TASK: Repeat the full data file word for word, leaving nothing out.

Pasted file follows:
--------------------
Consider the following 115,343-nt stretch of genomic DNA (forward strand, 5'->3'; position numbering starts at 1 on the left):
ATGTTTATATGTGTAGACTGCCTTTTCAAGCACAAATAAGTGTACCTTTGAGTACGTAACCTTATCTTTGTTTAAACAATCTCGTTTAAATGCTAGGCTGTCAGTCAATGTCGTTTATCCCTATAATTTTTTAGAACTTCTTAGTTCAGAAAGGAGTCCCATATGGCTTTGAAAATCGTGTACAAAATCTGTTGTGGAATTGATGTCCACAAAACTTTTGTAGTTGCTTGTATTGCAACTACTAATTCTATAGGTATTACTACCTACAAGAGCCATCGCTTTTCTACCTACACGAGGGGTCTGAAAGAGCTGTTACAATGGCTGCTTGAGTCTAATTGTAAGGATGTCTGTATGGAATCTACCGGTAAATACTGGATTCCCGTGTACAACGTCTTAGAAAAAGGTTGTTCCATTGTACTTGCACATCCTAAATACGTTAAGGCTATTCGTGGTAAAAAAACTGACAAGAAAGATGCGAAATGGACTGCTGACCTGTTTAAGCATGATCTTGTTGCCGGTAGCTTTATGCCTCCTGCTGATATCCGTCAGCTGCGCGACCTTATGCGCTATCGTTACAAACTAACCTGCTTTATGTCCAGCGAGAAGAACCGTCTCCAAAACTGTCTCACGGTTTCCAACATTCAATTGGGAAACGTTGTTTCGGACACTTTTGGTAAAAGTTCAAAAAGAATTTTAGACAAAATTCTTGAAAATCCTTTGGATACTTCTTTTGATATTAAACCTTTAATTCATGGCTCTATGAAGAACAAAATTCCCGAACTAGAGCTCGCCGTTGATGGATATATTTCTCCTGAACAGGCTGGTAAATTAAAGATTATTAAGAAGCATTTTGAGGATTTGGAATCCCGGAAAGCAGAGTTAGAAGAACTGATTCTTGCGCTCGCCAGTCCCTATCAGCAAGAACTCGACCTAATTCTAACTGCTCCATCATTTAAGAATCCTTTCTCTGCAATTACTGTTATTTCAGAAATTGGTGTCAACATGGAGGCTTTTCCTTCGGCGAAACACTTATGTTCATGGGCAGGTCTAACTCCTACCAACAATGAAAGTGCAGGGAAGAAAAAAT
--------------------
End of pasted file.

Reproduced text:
Consider the following 115,343-nt stretch of genomic DNA (forward strand, 5'->3'; position numbering starts at 1 on the left):
ATGTTTATATGTGTAGACTGCCTTTTCAAGCACAAATAAGTGTACCTTTGAGTACGTAACCTTATCTTTGTTTAAACAATCTCGTTTAAATGCTAGGCTGTCAGTCAATGTCGTTTATCCCTATAATTTTTTAGAACTTCTTAGTTCAGAAAGGAGTCCCATATGGCTTTGAAAATCGTGTACAAAATCTGTTGTGGAATTGATGTCCACAAAACTTTTGTAGTTGCTTGTATTGCAACTACTAATTCTATAGGTATTACTACCTACAAGAGCCATCGCTTTTCTACCTACACGAGGGGTCTGAAAGAGCTGTTACAATGGCTGCTTGAGTCTAATTGTAAGGATGTCTGTATGGAATCTACCGGTAAATACTGGATTCCCGTGTACAACGTCTTAGAAAAAGGTTGTTCCATTGTACTTGCACATCCTAAATACGTTAAGGCTATTCGTGGTAAAAAAACTGACAAGAAAGATGCGAAATGGACTGCTGACCTGTTTAAGCATGATCTTGTTGCCGGTAGCTTTATGCCTCCTGCTGATATCCGTCAGCTGCGCGACCTTATGCGCTATCGTTACAAACTAACCTGCTTTATGTCCAGCGAGAAGAACCGTCTCCAAAACTGTCTCACGGTTTCCAACATTCAATTGGGAAACGTTGTTTCGGACACTTTTGGTAAAAGTTCAAAAAGAATTTTAGACAAAATTCTTGAAAATCCTTTGGATACTTCTTTTGATATTAAACCTTTAATTCATGGCTCTATGAAGAACAAAATTCCCGAACTAGAGCTCGCCGTTGATGGATATATTTCTCCTGAACAGGCTGGTAAATTAAAGATTATTAAGAAGCATTTTGAGGATTTGGAATCCCGGAAAGCAGAGTTAGAAGAACTGATTCTTGCGCTCGCCAGTCCCTATCAGCAAGAACTCGACCTAATTCTAACTGCTCCATCATTTAAGAATCCTTTCTCTGCAATTACTGTTATTTCAGAAATTGGTGTCAACATGGAGGCTTTTCCTTCGGCGAAACACTTATGTTCATGGGCAGGTCTAACTCCTACCAACAATGAAAGTGCAGGGAAGAAAAAAT